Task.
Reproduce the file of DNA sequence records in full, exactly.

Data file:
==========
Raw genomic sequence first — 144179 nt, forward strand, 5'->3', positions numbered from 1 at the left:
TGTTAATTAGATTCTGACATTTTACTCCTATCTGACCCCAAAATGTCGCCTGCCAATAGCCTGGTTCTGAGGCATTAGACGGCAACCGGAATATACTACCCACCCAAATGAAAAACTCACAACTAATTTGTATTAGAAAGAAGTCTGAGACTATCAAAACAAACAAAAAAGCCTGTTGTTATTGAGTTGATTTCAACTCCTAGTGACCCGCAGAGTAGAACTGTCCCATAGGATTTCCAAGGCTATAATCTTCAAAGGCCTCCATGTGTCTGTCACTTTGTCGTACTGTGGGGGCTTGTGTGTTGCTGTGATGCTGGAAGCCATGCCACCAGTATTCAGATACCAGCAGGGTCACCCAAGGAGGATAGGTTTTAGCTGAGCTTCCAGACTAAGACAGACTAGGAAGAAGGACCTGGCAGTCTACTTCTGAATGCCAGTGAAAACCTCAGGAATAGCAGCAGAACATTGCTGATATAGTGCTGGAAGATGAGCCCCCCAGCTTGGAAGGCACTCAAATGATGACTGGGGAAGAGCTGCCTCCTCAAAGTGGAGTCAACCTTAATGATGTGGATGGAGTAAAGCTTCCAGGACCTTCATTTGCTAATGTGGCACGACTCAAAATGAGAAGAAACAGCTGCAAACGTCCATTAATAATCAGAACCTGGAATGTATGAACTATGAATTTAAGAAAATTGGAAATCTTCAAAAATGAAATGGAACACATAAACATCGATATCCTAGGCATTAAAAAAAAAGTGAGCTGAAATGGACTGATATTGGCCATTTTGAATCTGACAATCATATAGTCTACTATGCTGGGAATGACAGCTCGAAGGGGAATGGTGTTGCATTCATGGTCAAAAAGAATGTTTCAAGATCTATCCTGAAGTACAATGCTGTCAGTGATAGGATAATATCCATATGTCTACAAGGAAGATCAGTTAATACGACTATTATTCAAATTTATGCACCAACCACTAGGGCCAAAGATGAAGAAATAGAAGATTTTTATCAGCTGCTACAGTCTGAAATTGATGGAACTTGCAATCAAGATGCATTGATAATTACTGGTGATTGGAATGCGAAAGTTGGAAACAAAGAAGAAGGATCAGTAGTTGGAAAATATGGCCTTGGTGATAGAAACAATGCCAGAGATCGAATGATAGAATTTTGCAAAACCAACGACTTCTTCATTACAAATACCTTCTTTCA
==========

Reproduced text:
Raw genomic sequence first — 144179 nt, forward strand, 5'->3', positions numbered from 1 at the left:
TGTTAATTAGATTCTGACATTTTACTCCTATCTGACCCCAAAATGTCGCCTGCCAATAGCCTGGTTCTGAGGCATTAGACGGCAACCGGAATATACTACCCACCCAAATGAAAAACTCACAACTAATTTGTATTAGAAAGAAGTCTGAGACTATCAAAACAAACAAAAAAGCCTGTTGTTATTGAGTTGATTTCAACTCCTAGTGACCCGCAGAGTAGAACTGTCCCATAGGATTTCCAAGGCTATAATCTTCAAAGGCCTCCATGTGTCTGTCACTTTGTCGTACTGTGGGGGCTTGTGTGTTGCTGTGATGCTGGAAGCCATGCCACCAGTATTCAGATACCAGCAGGGTCACCCAAGGAGGATAGGTTTTAGCTGAGCTTCCAGACTAAGACAGACTAGGAAGAAGGACCTGGCAGTCTACTTCTGAATGCCAGTGAAAACCTCAGGAATAGCAGCAGAACATTGCTGATATAGTGCTGGAAGATGAGCCCCCCAGCTTGGAAGGCACTCAAATGATGACTGGGGAAGAGCTGCCTCCTCAAAGTGGAGTCAACCTTAATGATGTGGATGGAGTAAAGCTTCCAGGACCTTCATTTGCTAATGTGGCACGACTCAAAATGAGAAGAAACAGCTGCAAACGTCCATTAATAATCAGAACCTGGAATGTATGAACTATGAATTTAAGAAAATTGGAAATCTTCAAAAATGAAATGGAACACATAAACATCGATATCCTAGGCATTAAAAAAAAAGTGAGCTGAAATGGACTGATATTGGCCATTTTGAATCTGACAATCATATAGTCTACTATGCTGGGAATGACAGCTCGAAGGGGAATGGTGTTGCATTCATGGTCAAAAAGAATGTTTCAAGATCTATCCTGAAGTACAATGCTGTCAGTGATAGGATAATATCCATATGTCTACAAGGAAGATCAGTTAATACGACTATTATTCAAATTTATGCACCAACCACTAGGGCCAAAGATGAAGAAATAGAAGATTTTTATCAGCTGCTACAGTCTGAAATTGATGGAACTTGCAATCAAGATGCATTGATAATTACTGGTGATTGGAATGCGAAAGTTGGAAACAAAGAAGAAGGATCAGTAGTTGGAAAATATGGCCTTGGTGATAGAAACAATGCCAGAGATCGAATGATAGAATTTTGCAAAACCAACGACTTCTTCATTACAAATACCTTCTTTCA